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The Telegram Obituaries



Death of Mr. Matthew Martin, Engineer.
Evening Telegram October 9, 1916

I received a telegram this morning from H.F. Fitzgerald, Magistrate of Grand Falls, stating that his father-in-law, Mr. Matthew Martin, had died at Harbor Grace at 9 o'clock last night (Sunday). Mr. Martin was born in Harbor Grace, seventy-nine years ago, and sprung from one of the most respected, as well as pioneer families in Conception Bay. At an early age he devoted his talents and great natural ability to scientific work, and being upright calm and self-confident he forged, straight ahead, battled steadily, along the upward path until he had arrived at the summit of his profession. His was a quiet, unaffected personality of real kindliness which won the affection of all. In his early years there were not such facilities for learning engineering and other scientific work as we possess today, as we had no such institutions as the Reid Nfld. Co.'s machine shops, and other extensive industries. Nearly sixty years ago, he became a marine engineer and inventor, and took charge of the great Seal Oil Manufacturing Plant of the firm of Punton & Munn. When required he was employed as engineer of the steamers. It was Matthew Martin who invented and patented the machine for cutting up seal fat, as well as-other useful machines in connection with fishery products. He also devoted much time and attention to the manufacture of medicinal cod oil, and invented many improvements in refrigeratory processes, as well as sending frozen bait fishes to other countries.

He took the deepest interest in educational maters, and was a mathematician of a very high order. A consistent member of the Anglican Church, he was always broad-minded and tolerant towards his fellow-man upon all matters, religious, political or, any other way, and his chief friends were to be counted amongst those whose views may have differed with his, but all were ready, to acknowledge his sterling qualities and manly disposition. I think he was one of the founders of Lodge Harbor Grace, F. and A.M., and probably the oldest member at the time of his death. He was a most enthusiastic and invaluable supporter of all manly sports, and never within my remembrance, has a regatta been held on Lady Lake without Matthew Martin being either coxswain of one of the boats, or, at least, a most prominent and energetic member of the committee. These regattas were always, carried on under the patronage of the Harbor Grace Volunteer Fire Brigade, but has been discontinued since the great war. For the past eight or nine years Mr. Martin held the position of light-house keeper at the Point of Beach, Harbor Grace.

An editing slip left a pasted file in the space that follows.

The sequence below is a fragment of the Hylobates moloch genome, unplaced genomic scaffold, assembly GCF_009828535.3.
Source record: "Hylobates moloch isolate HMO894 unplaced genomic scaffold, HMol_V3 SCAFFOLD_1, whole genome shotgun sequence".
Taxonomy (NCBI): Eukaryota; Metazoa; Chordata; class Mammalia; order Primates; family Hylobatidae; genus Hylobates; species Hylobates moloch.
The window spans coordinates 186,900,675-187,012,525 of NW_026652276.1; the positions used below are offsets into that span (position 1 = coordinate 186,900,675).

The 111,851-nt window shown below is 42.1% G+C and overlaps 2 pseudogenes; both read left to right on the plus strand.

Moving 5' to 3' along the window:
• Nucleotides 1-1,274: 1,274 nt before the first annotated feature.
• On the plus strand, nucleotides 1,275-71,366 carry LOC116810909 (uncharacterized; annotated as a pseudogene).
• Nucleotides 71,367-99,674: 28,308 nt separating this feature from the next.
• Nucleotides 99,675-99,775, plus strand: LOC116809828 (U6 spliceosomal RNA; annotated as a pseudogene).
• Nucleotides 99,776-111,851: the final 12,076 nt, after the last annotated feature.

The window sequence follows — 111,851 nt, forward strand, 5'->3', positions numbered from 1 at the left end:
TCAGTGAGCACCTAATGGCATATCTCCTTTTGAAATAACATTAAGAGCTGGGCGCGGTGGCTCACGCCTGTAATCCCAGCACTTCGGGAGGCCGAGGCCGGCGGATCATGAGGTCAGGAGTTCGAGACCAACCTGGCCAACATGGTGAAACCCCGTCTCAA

He has left to mourn their sad loss a widow, five daughters, viz., Mrs. H. F. Fitzgerald (wife Magistrate Fitzgerald, Grand Falls), Mrs. Stanley Greaves, Louisville, Kentucky, U.S.A.; Mrs. John Lockyer, Bonavista; Mrs. James Cron, Harbor Grace, and Miss Belle Martin also in the old town. There are three grandsons at present serving the colors, viz., Arthur and George Fitzgerald and James Cron. Arthur Fitzgerald and James J. Cron took part in the great drive of July 1st: both being in B: Company, 1st Nfld Regiment; the latter being wounded but young Fitzgerald came through safely.

Mr. Frederick Martin, Chief Engineer of the S.S. Fiona is a brother, and Mrs. George Corbin, of New York is a sister of the deceased gentleman. Mr. Martin will be sorely missed, not alone by his family connections, but by the entire public of Harbor Grace and vicinity who ever found a warm friend and wise councillor in the veteran, who has been so lately called away from amongst them. It may be well and truly said that Matthew Martin has left all friends and not a single enemy behind him. His remains will be interred in the Church of England Cemetery in his native town, where he lived and died tomorrow, Tuesday evening.



Page contributed by Geoff Martin

Page Revised by Ivy F. Benoit (Wednesday February 20, 2013)

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